If you don't believe humans possess an aura, some sort of tangible psychic information field, that place would have to convince you of it. There was an old Italian guy who used to come in to talk to me while he was on bail awaiting trial for sex offences against a four-year-old boy who had lived next door. Not out of moral judgement of his crimes, appalling as they were, but out of a visceral repulsion at the man's physical presence, I used to dread the handshake with which he'd greet me when he stepped out of the lift. I'd want to wash my hand. Reviled by his community and his family, cast out on the street with nothing, he'd show up several times a week in his filthy, crumpled suit and his lank, matted hair and tell me the story of his life. As a child he'd been raped by his brother and his brother's friends on a regular basis back in his home village in rural Italy. He suffered a condition known as 'micropenis' ( yes, it's what you think) which he'd kept a shameful secret all his life. In Italy he'd been to visit a prostitute, who had laughed at him. In Australia he married a woman who was happy not to have sex, and to keep his secret for him. It doesn't take a psychologist to see how the story of his life led to the crime he eventually committed - indeed lent it a sort of awful inevitability.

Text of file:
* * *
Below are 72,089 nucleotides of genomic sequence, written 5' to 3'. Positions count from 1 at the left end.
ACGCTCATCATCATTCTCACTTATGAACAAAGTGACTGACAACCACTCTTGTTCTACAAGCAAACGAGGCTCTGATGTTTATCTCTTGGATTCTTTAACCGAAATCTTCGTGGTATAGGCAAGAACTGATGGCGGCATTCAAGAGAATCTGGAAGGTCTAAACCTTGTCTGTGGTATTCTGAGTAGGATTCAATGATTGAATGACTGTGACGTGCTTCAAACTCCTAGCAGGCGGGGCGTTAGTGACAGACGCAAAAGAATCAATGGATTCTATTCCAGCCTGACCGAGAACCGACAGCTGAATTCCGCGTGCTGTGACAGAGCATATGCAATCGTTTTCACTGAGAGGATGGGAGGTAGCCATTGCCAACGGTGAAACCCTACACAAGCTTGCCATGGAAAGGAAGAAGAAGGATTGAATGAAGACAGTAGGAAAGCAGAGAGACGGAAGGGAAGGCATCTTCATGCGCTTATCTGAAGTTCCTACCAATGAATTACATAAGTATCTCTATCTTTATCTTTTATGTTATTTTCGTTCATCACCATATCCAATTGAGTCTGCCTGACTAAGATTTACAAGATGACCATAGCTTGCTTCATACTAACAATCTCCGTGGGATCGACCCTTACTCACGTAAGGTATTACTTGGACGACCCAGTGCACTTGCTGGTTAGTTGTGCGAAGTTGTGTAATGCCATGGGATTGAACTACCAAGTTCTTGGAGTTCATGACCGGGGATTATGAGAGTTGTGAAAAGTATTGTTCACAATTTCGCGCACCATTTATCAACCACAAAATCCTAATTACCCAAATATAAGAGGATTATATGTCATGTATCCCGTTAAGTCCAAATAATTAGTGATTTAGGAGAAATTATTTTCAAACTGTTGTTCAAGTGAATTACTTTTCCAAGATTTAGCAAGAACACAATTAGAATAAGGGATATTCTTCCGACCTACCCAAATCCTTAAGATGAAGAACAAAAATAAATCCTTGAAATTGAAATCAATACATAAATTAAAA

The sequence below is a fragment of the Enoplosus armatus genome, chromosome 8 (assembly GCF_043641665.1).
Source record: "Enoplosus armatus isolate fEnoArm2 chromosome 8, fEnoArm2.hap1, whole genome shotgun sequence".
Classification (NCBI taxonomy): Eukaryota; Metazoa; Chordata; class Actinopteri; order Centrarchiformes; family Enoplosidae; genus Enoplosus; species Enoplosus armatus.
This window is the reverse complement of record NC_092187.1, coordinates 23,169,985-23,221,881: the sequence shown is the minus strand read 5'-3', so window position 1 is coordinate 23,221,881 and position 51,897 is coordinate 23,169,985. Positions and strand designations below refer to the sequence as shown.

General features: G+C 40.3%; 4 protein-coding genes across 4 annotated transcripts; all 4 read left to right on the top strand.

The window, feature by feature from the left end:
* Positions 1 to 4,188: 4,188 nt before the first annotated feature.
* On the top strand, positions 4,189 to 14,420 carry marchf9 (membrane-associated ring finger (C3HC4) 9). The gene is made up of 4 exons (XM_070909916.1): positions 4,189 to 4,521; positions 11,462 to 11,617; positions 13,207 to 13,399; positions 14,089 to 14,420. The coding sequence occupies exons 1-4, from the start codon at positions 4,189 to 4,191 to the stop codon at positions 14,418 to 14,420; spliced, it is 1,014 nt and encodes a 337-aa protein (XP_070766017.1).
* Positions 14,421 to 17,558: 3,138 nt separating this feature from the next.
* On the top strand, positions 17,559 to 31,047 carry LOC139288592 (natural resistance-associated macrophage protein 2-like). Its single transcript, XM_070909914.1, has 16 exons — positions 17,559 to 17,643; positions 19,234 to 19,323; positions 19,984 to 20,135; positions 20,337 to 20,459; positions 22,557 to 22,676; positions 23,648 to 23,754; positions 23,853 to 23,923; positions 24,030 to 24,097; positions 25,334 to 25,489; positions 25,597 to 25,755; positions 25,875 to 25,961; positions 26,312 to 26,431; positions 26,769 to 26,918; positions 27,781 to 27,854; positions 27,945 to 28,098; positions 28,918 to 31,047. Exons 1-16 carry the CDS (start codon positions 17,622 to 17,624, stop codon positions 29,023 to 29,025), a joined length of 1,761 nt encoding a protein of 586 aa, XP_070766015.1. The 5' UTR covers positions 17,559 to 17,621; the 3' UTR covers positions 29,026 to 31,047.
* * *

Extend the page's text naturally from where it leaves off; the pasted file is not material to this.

My grandfather, who was a war correspondent on the Kokoda Track, once wrote about the nausea he felt upon seeing a man go to pieces with fear upon sighting an enemy plane for the first time in Port Moresby - he went to jelly as if literally spineless. I always found that a harsh reaction - until I thought of that old Italian paedophile. For as much as I could understand how he got to the point he did, I was still repelled by the cowardice of the man. 'Cowardice' may seem like an odd word, and yet it's the one that comes irresistibly to mind. He stank of the failure to shoulder the burdens of his life with courage. That was the aura of shame I wanted to wash from my hand whenever he shook it. Which isn't to say I didn't pity him. I pitied him greatly, but pity is not an emotion that the courageous inspire.